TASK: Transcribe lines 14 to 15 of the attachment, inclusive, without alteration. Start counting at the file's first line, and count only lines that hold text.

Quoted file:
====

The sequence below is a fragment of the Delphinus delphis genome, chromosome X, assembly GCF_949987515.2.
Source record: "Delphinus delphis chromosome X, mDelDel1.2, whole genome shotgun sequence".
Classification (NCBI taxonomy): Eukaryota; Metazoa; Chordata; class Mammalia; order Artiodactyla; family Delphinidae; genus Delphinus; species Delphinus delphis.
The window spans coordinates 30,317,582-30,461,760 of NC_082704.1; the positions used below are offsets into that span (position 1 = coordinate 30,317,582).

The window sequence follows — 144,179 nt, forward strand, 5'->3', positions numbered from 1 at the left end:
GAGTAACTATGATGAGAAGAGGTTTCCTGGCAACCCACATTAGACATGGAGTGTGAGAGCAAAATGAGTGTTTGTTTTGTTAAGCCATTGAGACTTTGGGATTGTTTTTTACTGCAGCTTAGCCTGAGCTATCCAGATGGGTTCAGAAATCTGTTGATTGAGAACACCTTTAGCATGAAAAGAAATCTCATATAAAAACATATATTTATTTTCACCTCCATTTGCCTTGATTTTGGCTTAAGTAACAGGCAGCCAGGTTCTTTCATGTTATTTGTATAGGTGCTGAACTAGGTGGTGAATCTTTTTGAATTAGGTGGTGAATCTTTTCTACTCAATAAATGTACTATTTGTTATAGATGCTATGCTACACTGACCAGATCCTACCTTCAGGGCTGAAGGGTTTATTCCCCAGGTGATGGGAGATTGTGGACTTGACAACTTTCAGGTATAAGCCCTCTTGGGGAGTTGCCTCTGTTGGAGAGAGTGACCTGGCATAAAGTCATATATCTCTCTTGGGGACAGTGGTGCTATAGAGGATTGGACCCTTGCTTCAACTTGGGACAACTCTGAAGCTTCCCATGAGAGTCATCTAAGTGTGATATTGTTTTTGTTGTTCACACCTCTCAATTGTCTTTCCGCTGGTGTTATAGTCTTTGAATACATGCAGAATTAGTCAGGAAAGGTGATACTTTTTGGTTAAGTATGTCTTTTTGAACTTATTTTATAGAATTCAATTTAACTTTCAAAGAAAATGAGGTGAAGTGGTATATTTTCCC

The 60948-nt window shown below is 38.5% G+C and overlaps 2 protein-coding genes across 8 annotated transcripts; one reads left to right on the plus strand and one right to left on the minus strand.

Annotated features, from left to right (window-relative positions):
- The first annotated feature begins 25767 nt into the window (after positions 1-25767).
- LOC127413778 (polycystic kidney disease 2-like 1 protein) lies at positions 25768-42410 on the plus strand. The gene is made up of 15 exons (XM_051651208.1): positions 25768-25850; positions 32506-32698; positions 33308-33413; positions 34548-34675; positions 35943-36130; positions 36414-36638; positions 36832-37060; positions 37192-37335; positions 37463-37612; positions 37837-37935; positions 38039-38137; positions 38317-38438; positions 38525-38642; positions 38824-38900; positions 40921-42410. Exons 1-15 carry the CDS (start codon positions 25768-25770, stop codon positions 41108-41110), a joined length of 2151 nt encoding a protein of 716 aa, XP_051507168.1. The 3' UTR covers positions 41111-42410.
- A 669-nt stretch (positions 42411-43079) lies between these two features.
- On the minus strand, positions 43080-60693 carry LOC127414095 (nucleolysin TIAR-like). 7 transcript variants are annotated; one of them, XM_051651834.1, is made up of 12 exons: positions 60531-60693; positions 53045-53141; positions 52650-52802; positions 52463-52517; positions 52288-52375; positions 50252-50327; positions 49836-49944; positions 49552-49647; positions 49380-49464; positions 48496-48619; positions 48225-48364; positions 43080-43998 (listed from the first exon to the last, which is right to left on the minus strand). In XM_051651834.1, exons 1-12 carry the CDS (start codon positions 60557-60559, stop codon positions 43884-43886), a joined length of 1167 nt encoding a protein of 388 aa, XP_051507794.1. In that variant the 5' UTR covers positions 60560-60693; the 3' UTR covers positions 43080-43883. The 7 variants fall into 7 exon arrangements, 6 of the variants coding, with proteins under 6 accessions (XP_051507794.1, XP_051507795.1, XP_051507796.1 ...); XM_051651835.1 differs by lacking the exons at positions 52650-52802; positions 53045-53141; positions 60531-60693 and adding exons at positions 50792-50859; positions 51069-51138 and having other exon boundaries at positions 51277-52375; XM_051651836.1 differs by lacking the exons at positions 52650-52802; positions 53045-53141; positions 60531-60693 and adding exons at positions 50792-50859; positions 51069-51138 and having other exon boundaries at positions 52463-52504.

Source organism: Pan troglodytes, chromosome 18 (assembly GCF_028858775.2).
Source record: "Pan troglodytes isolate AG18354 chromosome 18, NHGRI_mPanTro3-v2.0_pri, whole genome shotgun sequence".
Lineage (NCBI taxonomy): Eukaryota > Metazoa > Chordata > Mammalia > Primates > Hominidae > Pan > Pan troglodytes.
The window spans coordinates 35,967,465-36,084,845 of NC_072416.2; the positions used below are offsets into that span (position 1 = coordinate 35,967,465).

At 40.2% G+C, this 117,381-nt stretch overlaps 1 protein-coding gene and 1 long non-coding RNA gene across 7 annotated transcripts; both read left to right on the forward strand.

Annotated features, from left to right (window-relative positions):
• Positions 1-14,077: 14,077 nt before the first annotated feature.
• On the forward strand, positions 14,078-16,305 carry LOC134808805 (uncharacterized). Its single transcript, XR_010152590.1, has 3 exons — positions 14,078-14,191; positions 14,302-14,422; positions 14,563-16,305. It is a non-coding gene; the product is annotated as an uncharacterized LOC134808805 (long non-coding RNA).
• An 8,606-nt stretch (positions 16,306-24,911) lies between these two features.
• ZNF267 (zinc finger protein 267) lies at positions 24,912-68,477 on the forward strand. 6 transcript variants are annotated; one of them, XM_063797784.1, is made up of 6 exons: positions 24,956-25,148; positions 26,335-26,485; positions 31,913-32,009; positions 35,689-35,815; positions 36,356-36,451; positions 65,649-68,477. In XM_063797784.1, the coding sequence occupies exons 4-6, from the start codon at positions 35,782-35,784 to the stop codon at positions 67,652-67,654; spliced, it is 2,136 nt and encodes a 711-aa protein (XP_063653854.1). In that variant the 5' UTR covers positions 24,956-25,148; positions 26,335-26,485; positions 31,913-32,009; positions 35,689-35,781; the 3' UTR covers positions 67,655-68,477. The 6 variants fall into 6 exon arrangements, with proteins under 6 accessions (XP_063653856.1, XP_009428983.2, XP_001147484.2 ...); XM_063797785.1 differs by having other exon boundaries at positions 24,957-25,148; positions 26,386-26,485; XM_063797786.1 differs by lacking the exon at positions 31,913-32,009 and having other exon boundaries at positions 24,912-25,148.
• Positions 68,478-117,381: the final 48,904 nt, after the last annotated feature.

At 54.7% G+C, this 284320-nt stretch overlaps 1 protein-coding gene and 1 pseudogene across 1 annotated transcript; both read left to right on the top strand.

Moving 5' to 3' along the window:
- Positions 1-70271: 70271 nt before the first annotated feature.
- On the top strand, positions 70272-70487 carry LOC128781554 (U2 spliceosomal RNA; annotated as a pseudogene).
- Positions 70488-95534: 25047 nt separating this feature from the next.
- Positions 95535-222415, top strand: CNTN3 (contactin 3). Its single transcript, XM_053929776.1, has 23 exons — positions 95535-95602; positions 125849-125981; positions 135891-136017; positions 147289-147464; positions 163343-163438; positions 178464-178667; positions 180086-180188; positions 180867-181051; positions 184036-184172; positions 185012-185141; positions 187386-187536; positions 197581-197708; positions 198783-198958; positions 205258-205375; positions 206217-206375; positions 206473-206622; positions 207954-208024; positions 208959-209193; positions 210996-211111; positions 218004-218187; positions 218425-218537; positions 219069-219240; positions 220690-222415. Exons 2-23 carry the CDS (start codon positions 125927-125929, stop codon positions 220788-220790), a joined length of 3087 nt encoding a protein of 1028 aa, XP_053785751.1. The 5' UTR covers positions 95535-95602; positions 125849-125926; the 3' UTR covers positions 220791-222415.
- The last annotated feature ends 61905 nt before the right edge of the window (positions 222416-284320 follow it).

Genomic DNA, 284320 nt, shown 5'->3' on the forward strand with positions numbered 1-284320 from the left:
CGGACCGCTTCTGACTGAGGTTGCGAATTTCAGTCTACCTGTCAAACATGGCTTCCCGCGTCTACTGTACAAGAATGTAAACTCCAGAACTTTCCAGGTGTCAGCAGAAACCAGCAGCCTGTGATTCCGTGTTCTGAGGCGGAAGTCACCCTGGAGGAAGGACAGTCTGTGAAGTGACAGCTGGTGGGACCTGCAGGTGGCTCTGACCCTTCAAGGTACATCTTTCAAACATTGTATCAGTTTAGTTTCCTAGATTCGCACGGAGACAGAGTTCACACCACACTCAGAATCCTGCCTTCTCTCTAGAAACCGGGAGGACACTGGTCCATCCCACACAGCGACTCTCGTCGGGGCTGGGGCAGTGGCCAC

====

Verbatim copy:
Source record: "Pan troglodytes isolate AG18354 chromosome 18, NHGRI_mPanTro3-v2.0_pri, whole genome shotgun sequence".
Lineage (NCBI taxonomy): Eukaryota > Metazoa > Chordata > Mammalia > Primates > Hominidae > Pan > Pan troglodytes.